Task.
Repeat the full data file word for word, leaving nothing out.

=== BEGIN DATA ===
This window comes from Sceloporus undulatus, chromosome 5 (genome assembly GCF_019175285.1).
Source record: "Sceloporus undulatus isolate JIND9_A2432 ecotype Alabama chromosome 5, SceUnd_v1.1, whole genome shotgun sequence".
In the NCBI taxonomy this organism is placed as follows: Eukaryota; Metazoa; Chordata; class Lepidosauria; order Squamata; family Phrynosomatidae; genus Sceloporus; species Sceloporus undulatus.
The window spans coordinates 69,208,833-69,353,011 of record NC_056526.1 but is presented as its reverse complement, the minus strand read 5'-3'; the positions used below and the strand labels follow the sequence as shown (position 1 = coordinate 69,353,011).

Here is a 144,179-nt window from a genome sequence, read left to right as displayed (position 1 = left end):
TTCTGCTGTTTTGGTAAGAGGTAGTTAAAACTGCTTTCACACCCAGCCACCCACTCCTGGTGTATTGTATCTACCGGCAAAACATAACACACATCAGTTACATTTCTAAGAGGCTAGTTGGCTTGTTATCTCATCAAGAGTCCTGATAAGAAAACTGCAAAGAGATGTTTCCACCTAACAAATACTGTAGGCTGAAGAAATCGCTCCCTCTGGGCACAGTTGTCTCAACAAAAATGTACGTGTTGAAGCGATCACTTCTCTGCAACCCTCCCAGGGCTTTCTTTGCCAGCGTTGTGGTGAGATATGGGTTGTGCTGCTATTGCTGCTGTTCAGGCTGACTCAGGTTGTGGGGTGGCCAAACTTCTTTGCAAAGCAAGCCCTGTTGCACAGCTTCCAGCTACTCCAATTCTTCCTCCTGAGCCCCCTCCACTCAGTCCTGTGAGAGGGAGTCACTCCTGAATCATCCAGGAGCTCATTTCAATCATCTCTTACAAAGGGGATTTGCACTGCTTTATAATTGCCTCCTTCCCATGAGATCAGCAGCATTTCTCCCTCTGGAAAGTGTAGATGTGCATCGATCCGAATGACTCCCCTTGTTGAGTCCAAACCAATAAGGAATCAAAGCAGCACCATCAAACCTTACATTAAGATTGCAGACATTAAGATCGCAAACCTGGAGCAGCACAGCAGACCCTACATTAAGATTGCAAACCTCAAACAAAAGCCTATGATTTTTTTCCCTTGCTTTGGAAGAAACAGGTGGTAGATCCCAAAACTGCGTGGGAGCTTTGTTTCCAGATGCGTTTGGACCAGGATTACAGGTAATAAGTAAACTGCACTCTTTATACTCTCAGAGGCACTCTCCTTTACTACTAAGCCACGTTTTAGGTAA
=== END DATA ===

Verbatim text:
This window comes from Sceloporus undulatus, chromosome 5 (genome assembly GCF_019175285.1).
Source record: "Sceloporus undulatus isolate JIND9_A2432 ecotype Alabama chromosome 5, SceUnd_v1.1, whole genome shotgun sequence".
In the NCBI taxonomy this organism is placed as follows: Eukaryota; Metazoa; Chordata; class Lepidosauria; order Squamata; family Phrynosomatidae; genus Sceloporus; species Sceloporus undulatus.
The window spans coordinates 69,208,833-69,353,011 of record NC_056526.1 but is presented as its reverse complement, the minus strand read 5'-3'; the positions used below and the strand labels follow the sequence as shown (position 1 = coordinate 69,353,011).

Here is a 144,179-nt window from a genome sequence, read left to right as displayed (position 1 = left end):
TTCTGCTGTTTTGGTAAGAGGTAGTTAAAACTGCTTTCACACCCAGCCACCCACTCCTGGTGTATTGTATCTACCGGCAAAACATAACACACATCAGTTACATTTCTAAGAGGCTAGTTGGCTTGTTATCTCATCAAGAGTCCTGATAAGAAAACTGCAAAGAGATGTTTCCACCTAACAAATACTGTAGGCTGAAGAAATCGCTCCCTCTGGGCACAGTTGTCTCAACAAAAATGTACGTGTTGAAGCGATCACTTCTCTGCAACCCTCCCAGGGCTTTCTTTGCCAGCGTTGTGGTGAGATATGGGTTGTGCTGCTATTGCTGCTGTTCAGGCTGACTCAGGTTGTGGGGTGGCCAAACTTCTTTGCAAAGCAAGCCCTGTTGCACAGCTTCCAGCTACTCCAATTCTTCCTCCTGAGCCCCCTCCACTCAGTCCTGTGAGAGGGAGTCACTCCTGAATCATCCAGGAGCTCATTTCAATCATCTCTTACAAAGGGGATTTGCACTGCTTTATAATTGCCTCCTTCCCATGAGATCAGCAGCATTTCTCCCTCTGGAAAGTGTAGATGTGCATCGATCCGAATGACTCCCCTTGTTGAGTCCAAACCAATAAGGAATCAAAGCAGCACCATCAAACCTTACATTAAGATTGCAGACATTAAGATCGCAAACCTGGAGCAGCACAGCAGACCCTACATTAAGATTGCAAACCTCAAACAAAAGCCTATGATTTTTTTCCCTTGCTTTGGAAGAAACAGGTGGTAGATCCCAAAACTGCGTGGGAGCTTTGTTTCCAGATGCGTTTGGACCAGGATTACAGGTAATAAGTAAACTGCACTCTTTATACTCTCAGAGGCACTCTCCTTTACTACTAAGCCACGTTTTAGGTAA